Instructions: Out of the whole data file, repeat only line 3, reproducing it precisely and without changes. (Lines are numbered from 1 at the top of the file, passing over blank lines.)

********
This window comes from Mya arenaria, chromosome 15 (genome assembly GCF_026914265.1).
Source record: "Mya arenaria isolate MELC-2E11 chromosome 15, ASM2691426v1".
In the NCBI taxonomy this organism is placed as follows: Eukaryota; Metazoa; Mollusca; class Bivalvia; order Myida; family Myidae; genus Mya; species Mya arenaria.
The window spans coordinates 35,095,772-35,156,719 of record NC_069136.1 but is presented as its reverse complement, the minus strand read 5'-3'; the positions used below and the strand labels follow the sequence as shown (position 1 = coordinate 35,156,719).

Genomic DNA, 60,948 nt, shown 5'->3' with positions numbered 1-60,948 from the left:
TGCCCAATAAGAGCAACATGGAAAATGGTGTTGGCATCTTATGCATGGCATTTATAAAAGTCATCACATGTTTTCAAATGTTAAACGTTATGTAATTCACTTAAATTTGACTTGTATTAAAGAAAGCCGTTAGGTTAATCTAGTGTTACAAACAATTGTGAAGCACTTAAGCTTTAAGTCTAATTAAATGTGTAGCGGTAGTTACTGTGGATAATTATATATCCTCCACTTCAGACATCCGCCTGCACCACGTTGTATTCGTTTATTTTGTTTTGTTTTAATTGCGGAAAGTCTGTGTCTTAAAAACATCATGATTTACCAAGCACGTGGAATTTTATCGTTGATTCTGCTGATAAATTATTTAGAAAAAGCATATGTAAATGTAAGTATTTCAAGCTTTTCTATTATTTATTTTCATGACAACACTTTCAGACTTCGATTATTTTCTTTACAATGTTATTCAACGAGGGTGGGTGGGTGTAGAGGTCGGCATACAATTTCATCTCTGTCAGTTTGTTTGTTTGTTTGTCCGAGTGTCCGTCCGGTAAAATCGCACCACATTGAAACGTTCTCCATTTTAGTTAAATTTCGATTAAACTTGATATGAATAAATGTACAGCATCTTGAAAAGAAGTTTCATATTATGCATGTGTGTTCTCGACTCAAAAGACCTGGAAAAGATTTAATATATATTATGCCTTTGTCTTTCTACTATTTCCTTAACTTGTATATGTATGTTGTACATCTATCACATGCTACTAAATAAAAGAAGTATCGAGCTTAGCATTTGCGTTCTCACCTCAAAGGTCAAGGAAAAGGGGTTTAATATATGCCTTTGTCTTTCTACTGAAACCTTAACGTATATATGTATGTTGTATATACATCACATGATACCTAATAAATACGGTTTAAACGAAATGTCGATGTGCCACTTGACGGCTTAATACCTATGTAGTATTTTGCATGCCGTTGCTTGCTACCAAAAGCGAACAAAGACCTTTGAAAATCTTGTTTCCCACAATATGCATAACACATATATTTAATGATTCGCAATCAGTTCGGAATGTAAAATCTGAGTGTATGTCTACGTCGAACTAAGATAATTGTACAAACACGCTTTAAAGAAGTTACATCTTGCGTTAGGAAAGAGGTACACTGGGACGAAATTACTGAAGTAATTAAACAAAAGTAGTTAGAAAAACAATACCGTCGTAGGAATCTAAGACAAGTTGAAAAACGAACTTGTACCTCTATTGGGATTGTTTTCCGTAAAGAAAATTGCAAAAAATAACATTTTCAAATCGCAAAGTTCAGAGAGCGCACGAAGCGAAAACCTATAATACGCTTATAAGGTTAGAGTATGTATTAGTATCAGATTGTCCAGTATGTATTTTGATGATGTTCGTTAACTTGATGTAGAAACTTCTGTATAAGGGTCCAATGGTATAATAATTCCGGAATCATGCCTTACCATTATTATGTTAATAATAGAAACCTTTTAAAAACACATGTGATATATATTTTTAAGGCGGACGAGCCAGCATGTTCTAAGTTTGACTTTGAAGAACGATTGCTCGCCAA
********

In the NCBI taxonomy this organism is placed as follows: Eukaryota; Metazoa; Mollusca; class Bivalvia; order Myida; family Myidae; genus Mya; species Mya arenaria.